A proposed law that would require landlords to make homes fit for human habitation would be an unnecessary regulatory burden, a Conservative MP has argued.
Philip Davies, who derives an income from renting out property, said the new bill proposed by a Labour MP would put “a huge burden on landlords”.
“Landlords appear to be an easy target for the Left in this country,” he said during a debate on the proposed Homes (Fitness for Human Habitation) Bill.
“The overwhelming majority of landlords, and I will put myself in this category, want to do the right thing and wouldn’t ever dream of renting out a property that isn’t in a fit state to be rented out and want to comply with every regulation that’s introduced.
“But being in that situation I can tell my honourable friend that it is very difficult to keep tabs on all the things that are expected of you.”
He said MPs were acting “as if [landlords] have nothing else to do but wade through legislation generated by this house.
"My contention would be … I don’t think this particular bill is necessary to achieve what I would like to see."
Mr Davies described himself as an “accidental landlord” and said most landlords only had one or a few properties, rather than managing many.
He said he was also a tenant in a property and so had a unique perspective on both sides of the argument.
The Homes (Fitness for Human Habitation) Bill was introduced by Labour MP Karen Buck and is on its second reading.
The Bill updates a law introduced in the 19th century that requires homes under a certain rent limit to be “fit for human habitation”.
That rent limit has not been updated since 1957, however, and the rule currently applies to all properties with an annual rent of below £80 in London and £52 elsewhere.
The weekly average weekly rent in London is currently £362 and practically zero properties currently fall under the legislation.
“There has been some surprise since I introduced this bill that homes could be let that were not fit for human habitation, but extraordinarily, this is in the year 2015, the case,” she told MPs.
“Many of Britain’s 9 million renters are well-served by their landlords but for the significant minority who are not there is a long overdue need to strength the law, to give improved redress for tenants living in poor conditions.”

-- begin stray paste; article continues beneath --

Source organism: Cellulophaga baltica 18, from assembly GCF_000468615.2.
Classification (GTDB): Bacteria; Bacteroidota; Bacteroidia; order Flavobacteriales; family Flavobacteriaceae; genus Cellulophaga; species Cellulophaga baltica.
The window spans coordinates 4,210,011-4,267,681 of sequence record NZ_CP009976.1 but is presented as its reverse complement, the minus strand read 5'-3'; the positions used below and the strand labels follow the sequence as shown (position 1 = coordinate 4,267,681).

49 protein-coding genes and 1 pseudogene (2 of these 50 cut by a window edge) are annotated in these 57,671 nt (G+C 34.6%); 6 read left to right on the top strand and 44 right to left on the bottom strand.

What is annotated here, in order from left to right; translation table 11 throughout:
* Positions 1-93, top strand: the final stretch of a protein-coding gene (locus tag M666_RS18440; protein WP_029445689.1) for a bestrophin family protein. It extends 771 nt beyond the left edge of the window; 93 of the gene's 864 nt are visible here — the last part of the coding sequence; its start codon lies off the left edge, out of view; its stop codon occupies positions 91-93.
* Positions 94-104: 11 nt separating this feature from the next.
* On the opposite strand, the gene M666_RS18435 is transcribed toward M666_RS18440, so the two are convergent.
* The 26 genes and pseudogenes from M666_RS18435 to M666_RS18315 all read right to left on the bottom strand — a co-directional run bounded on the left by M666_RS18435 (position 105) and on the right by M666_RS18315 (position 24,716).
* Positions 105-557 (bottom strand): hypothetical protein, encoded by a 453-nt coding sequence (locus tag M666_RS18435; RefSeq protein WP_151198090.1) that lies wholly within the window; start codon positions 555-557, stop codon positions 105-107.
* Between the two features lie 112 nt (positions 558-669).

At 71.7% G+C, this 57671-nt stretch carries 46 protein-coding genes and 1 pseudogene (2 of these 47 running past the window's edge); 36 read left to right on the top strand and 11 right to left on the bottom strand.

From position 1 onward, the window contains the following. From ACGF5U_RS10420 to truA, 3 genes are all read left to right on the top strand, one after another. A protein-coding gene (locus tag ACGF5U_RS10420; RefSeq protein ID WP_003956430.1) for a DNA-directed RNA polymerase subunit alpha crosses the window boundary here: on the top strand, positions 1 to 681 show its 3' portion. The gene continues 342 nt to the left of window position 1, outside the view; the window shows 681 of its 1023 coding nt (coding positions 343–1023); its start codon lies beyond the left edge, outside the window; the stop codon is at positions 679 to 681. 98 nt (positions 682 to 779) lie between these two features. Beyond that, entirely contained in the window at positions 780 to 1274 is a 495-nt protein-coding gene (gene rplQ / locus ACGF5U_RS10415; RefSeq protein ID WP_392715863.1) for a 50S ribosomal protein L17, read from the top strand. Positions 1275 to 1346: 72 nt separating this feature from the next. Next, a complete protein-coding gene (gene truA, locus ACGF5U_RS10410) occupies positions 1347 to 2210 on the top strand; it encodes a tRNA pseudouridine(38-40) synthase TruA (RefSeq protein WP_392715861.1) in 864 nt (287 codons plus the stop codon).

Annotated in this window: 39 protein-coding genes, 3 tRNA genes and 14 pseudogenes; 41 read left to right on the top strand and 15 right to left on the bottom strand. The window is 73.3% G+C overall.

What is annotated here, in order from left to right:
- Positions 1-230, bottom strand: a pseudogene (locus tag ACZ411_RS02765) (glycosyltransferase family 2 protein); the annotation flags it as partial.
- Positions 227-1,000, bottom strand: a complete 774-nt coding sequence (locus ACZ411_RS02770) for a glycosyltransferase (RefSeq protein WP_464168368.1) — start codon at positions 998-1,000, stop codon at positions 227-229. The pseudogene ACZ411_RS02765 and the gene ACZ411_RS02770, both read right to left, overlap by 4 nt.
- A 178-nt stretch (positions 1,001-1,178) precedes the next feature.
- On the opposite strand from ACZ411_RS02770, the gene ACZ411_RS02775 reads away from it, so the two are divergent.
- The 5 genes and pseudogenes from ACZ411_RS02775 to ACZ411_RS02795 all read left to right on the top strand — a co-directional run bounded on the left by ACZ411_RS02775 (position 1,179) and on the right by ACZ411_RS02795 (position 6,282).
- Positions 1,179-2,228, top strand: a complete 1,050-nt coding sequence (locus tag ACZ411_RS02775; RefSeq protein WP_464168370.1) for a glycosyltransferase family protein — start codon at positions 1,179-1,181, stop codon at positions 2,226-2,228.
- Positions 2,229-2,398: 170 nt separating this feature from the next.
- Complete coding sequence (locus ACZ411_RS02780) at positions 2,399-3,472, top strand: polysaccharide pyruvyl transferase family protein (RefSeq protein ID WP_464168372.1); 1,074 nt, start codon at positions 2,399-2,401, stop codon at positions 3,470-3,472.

Research by the charity Citizens Advice published in May found that tenants in the private sector spend £5.6bn in rent every year to live in homes that can make them sick or kill them.
An inquiry by the charity found 740,000 privately rented homes across England contain serious risks to health including severe damp, rat infestations, and risks of explosion.
“Rogue landlords are putting profits before safety,” Gillian Guy, the chief executive of the organisation, warned at the time.
“With a growing private rental sector, increasing numbers of people – including more than 500,000 children – are falling prey to landlords who fail to meet decent standards.”
Privately rented accommodation was in a significantly worse state to council and housing association property.
Sixteen per cent of all privately rented homes were found to physically unsafe, compared to just six per cent in the socially rented sector.
Eight per cent of private homes were found to have serious damp, which can contribute to chronic illnesses such as bronchitis, eczema, and asthma.
Six per cent were excessively cold and ten per cent risked a risk of dangerous fall; both of these factors present significant hazards for elderly people.
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